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The case for significantly curtailing occupational licensing in North Carolina and elsewhere recently got a major boost from an unexpected source: the White House.

In July the Obama administration put forth a white paper entitled "Occupational Licensing: A Framework for Policymakers." The paper, a joint product of the Department of the Treasury Office of Economic Policy, the Council of Economic Advisers, and the Department of Labor, urged:

In order for the economy to successfully continue to innovate and grow, we must ensure that we are able to take full advantage of all of America’s talented labor. By one estimate, licensing restrictions cost millions of jobs nationwide and raise consumer expenses by over one hundred billion dollars. The stakes involved are high, and to help our economy grow to its full potential we need to create a 21st century regulatory system — one that protects public health and welfare while promoting economic growth, innovation, competition, and job creation.

The report examined several aspects of licensing, including:

  • Occupational licensing has grown rapidly over the past few decades.
  • When designed and implemented carefully, licensing can benefit consumers through higher-quality services and improved health and safety standards.
  • But by making it harder to enter a profession, licensing can also reduce employment opportunities and lower wages for excluded workers, and increase costs for consumers.
  • Licensing requirements vary substantially by State, creating barriers to workers moving across State lines and inefficiencies for businesses and the economy as a whole.
  • The costs of licensing fall disproportionately on certain populations.
  • Best practices in licensing can allow States, working together or individually, to safeguard the well-being of consumers while maintaining a modernized regulatory system that meets the needs of workers and businesses.
    • Limiting licensing requirements to those that address legitimate public health and safety concerns to ease the burden of licensing on workers.
    • Applying the results of comprehensive cost-benefit assessments of licensing laws to reduce the number of unnecessary or overly-restrictive licenses.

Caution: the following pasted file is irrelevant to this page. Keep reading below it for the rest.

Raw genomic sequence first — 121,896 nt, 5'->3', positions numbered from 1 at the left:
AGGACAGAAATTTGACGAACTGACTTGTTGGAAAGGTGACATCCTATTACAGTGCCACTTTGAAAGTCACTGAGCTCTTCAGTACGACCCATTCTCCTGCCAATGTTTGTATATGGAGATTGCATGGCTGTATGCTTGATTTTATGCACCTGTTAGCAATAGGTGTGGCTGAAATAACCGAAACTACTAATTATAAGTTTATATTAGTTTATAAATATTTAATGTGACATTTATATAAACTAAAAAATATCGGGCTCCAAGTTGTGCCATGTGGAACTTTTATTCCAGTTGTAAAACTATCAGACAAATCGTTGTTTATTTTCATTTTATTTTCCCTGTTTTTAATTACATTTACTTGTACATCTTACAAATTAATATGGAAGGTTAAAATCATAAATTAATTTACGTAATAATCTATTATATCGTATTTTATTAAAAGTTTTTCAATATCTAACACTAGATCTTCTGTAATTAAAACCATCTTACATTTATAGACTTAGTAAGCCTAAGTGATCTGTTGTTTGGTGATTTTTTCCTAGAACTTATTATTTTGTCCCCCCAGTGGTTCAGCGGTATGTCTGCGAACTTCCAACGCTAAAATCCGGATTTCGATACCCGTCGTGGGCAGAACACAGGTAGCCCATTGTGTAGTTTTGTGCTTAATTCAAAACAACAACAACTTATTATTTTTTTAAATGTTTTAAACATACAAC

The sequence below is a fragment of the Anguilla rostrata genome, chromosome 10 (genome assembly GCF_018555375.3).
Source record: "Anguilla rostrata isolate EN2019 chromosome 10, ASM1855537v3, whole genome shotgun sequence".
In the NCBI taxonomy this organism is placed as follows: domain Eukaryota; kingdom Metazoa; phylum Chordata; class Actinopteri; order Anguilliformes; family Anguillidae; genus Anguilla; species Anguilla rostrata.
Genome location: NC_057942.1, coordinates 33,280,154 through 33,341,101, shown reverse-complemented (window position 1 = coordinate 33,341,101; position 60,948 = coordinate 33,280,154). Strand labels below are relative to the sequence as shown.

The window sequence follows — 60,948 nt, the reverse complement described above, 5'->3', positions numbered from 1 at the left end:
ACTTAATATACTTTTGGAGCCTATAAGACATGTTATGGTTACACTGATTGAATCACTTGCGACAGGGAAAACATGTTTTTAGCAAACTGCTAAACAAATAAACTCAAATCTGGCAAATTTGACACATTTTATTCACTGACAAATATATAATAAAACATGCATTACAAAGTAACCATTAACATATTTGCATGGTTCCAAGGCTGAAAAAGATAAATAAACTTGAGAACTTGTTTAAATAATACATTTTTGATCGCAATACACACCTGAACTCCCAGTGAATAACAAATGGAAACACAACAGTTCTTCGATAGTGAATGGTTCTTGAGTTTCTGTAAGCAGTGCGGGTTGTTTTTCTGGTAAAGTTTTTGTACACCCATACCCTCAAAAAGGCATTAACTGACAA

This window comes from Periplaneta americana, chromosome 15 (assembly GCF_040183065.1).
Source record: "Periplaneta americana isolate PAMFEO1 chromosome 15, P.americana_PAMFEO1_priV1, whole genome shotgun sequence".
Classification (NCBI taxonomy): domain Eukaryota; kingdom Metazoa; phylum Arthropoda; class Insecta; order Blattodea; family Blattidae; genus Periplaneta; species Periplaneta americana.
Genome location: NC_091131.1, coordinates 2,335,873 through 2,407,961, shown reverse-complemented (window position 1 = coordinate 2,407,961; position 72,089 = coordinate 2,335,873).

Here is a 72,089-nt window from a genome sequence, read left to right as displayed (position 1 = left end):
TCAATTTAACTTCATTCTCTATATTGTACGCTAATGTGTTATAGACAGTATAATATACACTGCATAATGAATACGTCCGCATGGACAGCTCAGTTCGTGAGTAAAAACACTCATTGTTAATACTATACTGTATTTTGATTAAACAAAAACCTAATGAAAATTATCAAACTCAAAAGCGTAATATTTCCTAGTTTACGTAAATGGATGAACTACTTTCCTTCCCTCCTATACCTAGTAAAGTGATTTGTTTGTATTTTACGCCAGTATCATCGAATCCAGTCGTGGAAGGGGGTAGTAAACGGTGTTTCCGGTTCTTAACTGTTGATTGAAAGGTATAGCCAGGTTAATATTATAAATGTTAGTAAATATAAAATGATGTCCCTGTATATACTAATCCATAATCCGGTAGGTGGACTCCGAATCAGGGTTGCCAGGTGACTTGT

• Within groups of States, harmonizing regulatory requirements as much as possible, and where appropriate entering into inter-State compacts that recognize licenses from other States to increase the mobility of skilled workers.

    • Allowing practitioners to offer services to the full extent of their current competency, to ensure that all qualified workers are able to offer services.

Those issues should sound familiar to readers of the John Locke Foundation’s work. Our First in Freedom Index gauging the climate for freedom in each of the 50 states found, for example, that North Carolina’s aggressive occupational licensing regime was a significant impediment to regulatory freedom.

Even as research shows strong results for entrepreneurship as a ladder out of poverty,* North Carolina is the 13th most restrictive state in licensing low-income occupations.

For those reasons and others, I recently produced a research paper arguing in favor of North Carolina moving away from occupational licensing and toward voluntary certification. As that paper concluded:

Recommendation: Replace most occupational licensing with voluntary private certification

North Carolina’s aggressive occupational licensing faces considerable concerns about its fairness, efficiency, scope, and more.

A ready answer to these concerns would be to transition most jobs currently under state regulation away from licensure and into voluntary private certification.

This move would inject a great amount of freedom and choice into the market for service professionals and into the labor market as well. It would pay dividends in terms of job creation and help lift low-income individuals and neighborhoods.

It would be another strong signal that North Carolina welcomes business and supports her entrepreneurial risk-takers, big or small.

The governing impulse should be here, as elsewhere, toward freedom rather than regulation. Research bears out the better results.

*Note: Entrepreneurship is therefore a damned sight more effective fighter of poverty than, for example, sinecure academic centers that actively avoid sound economics and whose practical existence is highly limited to such inefficacious quasi-exertions as puffing up resumes and promoting harmful policies that originated with racist progressive eugenicists.

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